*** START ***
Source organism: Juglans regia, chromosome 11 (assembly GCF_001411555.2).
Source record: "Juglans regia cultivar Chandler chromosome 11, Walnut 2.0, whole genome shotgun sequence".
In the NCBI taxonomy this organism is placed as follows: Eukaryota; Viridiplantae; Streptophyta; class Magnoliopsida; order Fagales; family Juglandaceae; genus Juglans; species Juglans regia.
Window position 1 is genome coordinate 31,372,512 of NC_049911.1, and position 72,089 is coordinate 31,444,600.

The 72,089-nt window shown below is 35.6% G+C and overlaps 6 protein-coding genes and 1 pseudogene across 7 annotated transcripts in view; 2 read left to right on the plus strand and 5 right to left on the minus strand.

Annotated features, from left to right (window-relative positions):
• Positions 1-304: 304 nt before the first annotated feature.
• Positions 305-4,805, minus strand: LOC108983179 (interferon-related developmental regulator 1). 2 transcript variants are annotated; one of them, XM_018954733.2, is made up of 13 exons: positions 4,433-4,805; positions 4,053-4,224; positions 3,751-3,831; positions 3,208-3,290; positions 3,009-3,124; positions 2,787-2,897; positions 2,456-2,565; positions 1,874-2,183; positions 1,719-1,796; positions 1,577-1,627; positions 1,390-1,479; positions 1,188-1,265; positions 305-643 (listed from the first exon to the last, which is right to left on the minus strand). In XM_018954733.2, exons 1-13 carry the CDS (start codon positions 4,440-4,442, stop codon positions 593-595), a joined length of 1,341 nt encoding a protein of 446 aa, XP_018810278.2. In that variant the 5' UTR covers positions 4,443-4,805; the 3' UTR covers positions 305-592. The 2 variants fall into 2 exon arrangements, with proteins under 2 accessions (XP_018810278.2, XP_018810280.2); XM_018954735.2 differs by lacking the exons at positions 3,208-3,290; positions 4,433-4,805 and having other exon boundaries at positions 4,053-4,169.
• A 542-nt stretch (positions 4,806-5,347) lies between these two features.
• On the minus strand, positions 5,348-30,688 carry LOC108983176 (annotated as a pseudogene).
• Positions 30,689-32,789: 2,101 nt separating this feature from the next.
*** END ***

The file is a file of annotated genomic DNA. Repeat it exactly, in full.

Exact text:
Source organism: Juglans regia, chromosome 11 (assembly GCF_001411555.2).
Source record: "Juglans regia cultivar Chandler chromosome 11, Walnut 2.0, whole genome shotgun sequence".
In the NCBI taxonomy this organism is placed as follows: Eukaryota; Viridiplantae; Streptophyta; class Magnoliopsida; order Fagales; family Juglandaceae; genus Juglans; species Juglans regia.
Window position 1 is genome coordinate 31,372,512 of NC_049911.1, and position 72,089 is coordinate 31,444,600.

The 72,089-nt window shown below is 35.6% G+C and overlaps 6 protein-coding genes and 1 pseudogene across 7 annotated transcripts in view; 2 read left to right on the plus strand and 5 right to left on the minus strand.

Annotated features, from left to right (window-relative positions):
• Positions 1-304: 304 nt before the first annotated feature.
• Positions 305-4,805, minus strand: LOC108983179 (interferon-related developmental regulator 1). 2 transcript variants are annotated; one of them, XM_018954733.2, is made up of 13 exons: positions 4,433-4,805; positions 4,053-4,224; positions 3,751-3,831; positions 3,208-3,290; positions 3,009-3,124; positions 2,787-2,897; positions 2,456-2,565; positions 1,874-2,183; positions 1,719-1,796; positions 1,577-1,627; positions 1,390-1,479; positions 1,188-1,265; positions 305-643 (listed from the first exon to the last, which is right to left on the minus strand). In XM_018954733.2, exons 1-13 carry the CDS (start codon positions 4,440-4,442, stop codon positions 593-595), a joined length of 1,341 nt encoding a protein of 446 aa, XP_018810278.2. In that variant the 5' UTR covers positions 4,443-4,805; the 3' UTR covers positions 305-592. The 2 variants fall into 2 exon arrangements, with proteins under 2 accessions (XP_018810278.2, XP_018810280.2); XM_018954735.2 differs by lacking the exons at positions 3,208-3,290; positions 4,433-4,805 and having other exon boundaries at positions 4,053-4,169.
• A 542-nt stretch (positions 4,806-5,347) lies between these two features.
• On the minus strand, positions 5,348-30,688 carry LOC108983176 (annotated as a pseudogene).
• Positions 30,689-32,789: 2,101 nt separating this feature from the next.